Yemen’s Marib province safe from Houthis, says governor

Yemeni tribesmen from the Popular Resistance Committees keep watch at Nihm district in Yemen's northeastern province of Marib on February 2, 2018. (AFP)
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Updated 28 January 2020

Yemen’s Marib province safe from Houthis, says governor

  • The province’s military bases have been used by the army and the coalition for training and arming thousands of soldiers who are battling Houthis in Nehim, Marib’s Serwah, Baydha and Taiz

AL-MUKALLA, YEMEN: The central Yemeni province of Marib is safe from Houthi attacks, its governor told media on Sunday, amid reports that the Iranian-backed militia was making territorial gains in a neighboring district.
“We will never allow Houthis to pollute Marib,” Major Sultan Al-Aradah said, adding that thousands of tribesmen and troops were ready to resist Houthi approaches to the province’s borders.
He told reporters that Marib had become a safe haven for thousands of internally displaced people who had fled a Houthi crackdown in Sanaa and other rebel-held areas.
“Marib will remain committed to its political leadership, the government, the (Saudi-led) coalition and the people. It will be protected by its honorable men (who come) from the army, security services and the Yemenis who live here,” the governor said, welcoming the coalition’s support.
Marib has hosted thousands of Yemeni army troops and others from the Saudi-led coalition, in addition to thousands of people who have fled their homes in Houthi-controlled territories.
The province’s military bases have been used by the army and the coalition for training and arming thousands of soldiers who are battling Houthis in Nehim, Marib’s Serwah, Baydha and Taiz.
An escalation of fighting in Nehim, Sanaa, has forced dozens of displaced people into fleeing their camps outside Marib city and heading to Hadramout.
Residents in Hadramout’s Aber district told Arab News that families had started arriving.
State media said on Monday that Saudi-led coalition warplanes had carried out intense airstrikes targeting Houthi locations in Nehim and Jawf.

BACKGROUND

Houthis have focused attacks on the western side of Taiz in an attempt to seize control of an important road that links the city with the southern port city of Aden.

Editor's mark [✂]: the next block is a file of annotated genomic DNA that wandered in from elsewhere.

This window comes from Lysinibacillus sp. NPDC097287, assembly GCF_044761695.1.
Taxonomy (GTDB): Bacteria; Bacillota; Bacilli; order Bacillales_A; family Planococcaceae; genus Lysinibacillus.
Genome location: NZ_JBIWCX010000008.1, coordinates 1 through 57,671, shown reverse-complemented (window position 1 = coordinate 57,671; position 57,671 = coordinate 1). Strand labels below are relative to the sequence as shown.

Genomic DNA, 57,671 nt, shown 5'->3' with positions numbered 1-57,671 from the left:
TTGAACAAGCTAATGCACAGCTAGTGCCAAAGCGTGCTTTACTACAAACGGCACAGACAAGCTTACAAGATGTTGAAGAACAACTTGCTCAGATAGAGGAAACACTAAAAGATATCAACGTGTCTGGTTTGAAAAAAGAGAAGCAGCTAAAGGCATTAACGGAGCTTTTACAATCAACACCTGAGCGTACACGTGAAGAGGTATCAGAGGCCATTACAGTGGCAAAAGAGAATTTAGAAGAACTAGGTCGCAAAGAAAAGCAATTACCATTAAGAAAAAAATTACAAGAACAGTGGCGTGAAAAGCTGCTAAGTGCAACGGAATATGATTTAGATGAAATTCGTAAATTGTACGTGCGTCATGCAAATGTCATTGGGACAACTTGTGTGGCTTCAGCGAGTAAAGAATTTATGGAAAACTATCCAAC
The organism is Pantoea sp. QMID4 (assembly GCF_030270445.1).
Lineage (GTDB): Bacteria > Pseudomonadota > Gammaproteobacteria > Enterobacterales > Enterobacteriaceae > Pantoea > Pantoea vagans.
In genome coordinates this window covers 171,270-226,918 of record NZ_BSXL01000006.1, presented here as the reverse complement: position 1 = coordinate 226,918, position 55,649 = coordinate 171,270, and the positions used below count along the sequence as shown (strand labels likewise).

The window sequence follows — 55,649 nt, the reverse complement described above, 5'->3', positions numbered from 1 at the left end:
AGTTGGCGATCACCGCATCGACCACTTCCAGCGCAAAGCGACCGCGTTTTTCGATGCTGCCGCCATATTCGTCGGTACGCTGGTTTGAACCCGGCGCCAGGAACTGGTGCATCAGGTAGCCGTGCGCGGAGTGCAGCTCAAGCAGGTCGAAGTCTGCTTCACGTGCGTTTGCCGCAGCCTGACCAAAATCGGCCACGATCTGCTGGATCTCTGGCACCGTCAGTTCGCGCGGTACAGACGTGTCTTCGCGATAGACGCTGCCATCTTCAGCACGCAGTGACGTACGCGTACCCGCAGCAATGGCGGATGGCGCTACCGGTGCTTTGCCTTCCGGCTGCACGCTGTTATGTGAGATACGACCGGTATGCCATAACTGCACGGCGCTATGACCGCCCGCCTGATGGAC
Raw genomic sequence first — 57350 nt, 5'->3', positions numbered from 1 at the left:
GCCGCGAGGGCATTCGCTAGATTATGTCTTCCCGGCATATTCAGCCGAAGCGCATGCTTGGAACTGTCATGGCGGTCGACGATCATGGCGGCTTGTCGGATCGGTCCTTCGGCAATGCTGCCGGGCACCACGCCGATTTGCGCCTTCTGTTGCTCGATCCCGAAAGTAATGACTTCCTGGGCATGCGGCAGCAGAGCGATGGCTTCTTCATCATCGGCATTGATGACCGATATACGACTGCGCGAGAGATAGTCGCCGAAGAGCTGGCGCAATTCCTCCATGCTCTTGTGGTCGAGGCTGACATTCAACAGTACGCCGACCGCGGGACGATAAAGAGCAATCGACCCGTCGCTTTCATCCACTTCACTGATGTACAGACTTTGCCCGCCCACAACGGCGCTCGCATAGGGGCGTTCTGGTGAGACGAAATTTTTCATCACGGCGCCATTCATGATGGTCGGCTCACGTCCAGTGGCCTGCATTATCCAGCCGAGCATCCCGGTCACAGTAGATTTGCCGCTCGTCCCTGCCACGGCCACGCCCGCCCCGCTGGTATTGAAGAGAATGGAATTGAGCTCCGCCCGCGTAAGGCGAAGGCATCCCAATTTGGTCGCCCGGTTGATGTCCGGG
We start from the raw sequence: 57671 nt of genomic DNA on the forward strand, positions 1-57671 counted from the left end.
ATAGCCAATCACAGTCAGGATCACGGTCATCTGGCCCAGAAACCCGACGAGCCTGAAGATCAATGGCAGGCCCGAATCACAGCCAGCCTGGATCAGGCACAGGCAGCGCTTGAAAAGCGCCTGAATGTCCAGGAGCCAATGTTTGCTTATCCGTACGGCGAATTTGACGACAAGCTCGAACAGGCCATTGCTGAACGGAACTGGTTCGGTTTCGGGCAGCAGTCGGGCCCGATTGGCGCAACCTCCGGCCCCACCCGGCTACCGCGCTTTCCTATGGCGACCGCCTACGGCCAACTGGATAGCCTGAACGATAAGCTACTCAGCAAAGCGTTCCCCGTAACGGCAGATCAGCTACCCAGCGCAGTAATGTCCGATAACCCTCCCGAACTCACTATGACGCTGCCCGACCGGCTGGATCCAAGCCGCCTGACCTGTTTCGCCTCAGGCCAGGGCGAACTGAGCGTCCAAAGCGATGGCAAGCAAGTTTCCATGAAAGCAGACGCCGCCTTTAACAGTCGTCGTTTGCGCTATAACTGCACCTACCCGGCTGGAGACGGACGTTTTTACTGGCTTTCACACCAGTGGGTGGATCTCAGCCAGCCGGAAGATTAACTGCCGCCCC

A Houthi leader, Abu Abdul Aziz, and a number of militants were killed on Sunday as government forces engaged in heavy fighting on the western and eastern edges of the southern city of Taiz.
Local army officers said the government’s escalation of fighting was aimed at easing the pressure on loyalists on Nehim’s battlegrounds.
“The battlefields are connected. What happens here in Taiz will definitely affect the other battlefields,” Abdul Basit Al-Baher, a Yemeni army spokesman in Taiz, told Arab News. “Fighting has not ceased since yesterday afternoon,” he said, adding that the dead Houthi leader was thought to be the second or third most important rebel military commander in Taiz.
A mortar shell fired by Houthis landed at a local market on the city’s western outskirts, killing three civilians and injuring several others.
“They have fired at least 13 mortars and Katyusha rockets at residential areas in Taiz over the last several hours,” Al-Baher said on Monday.
Houthis have focused their attacks on the western side of Taiz in an attempt to seize control of an important road that links the city with the southern port city of Aden.


Turkey’s Erdogan says no agreement yet on four-way Syria summit

Updated 25 February 2020

Turkey’s Erdogan says no agreement yet on four-way Syria summit

  • Turkey has sent thousands of troops and equipment to Idlib to head off the campaign driven by Russian air raid

ISTANBUL: Turkish President Tayyip Erdogan said on Tuesday that there was not yet full agreement on holding a proposed March 5 summit with Russia, France and Germany on the conflict in Syria’s Idlib, but he may meet Russia’s Vladimir Putin on that date.
Syrian government forces are pushing to retake the last large rebel-held region in Syria after nine years of war and nearly a million Syrians, mostly women and children, have been displaced by the fighting since early December.
At a news conference in Ankara before departing on a trip to Azerbaijan, Erdogan said that a Russian delegation was set to come to Turkey on Wednesday to discuss the Idlib situation.
“There is no full agreement yet between (French President Emmanuel) Macron ... (German Chancellor Angela) Merkel, and Putin,” he said. Macron and Merkel have both urged Putin to end the conflict, concerned about the humanitarian situation.
On Saturday, Erdogan said that Turkey had set out a “road map” for Syria after calls with the three leaders, while the Kremlin has said it was discussing the possibility of holding a four-way summit.
Turkey has sent thousands of troops and equipment to Idlib to head off the campaign driven by Russian air raids and 17 members of the Turkish forces have been killed. Turkey already hosts 3.7 million Syrian refugees, says it cannot handle another wave and has closed its borders.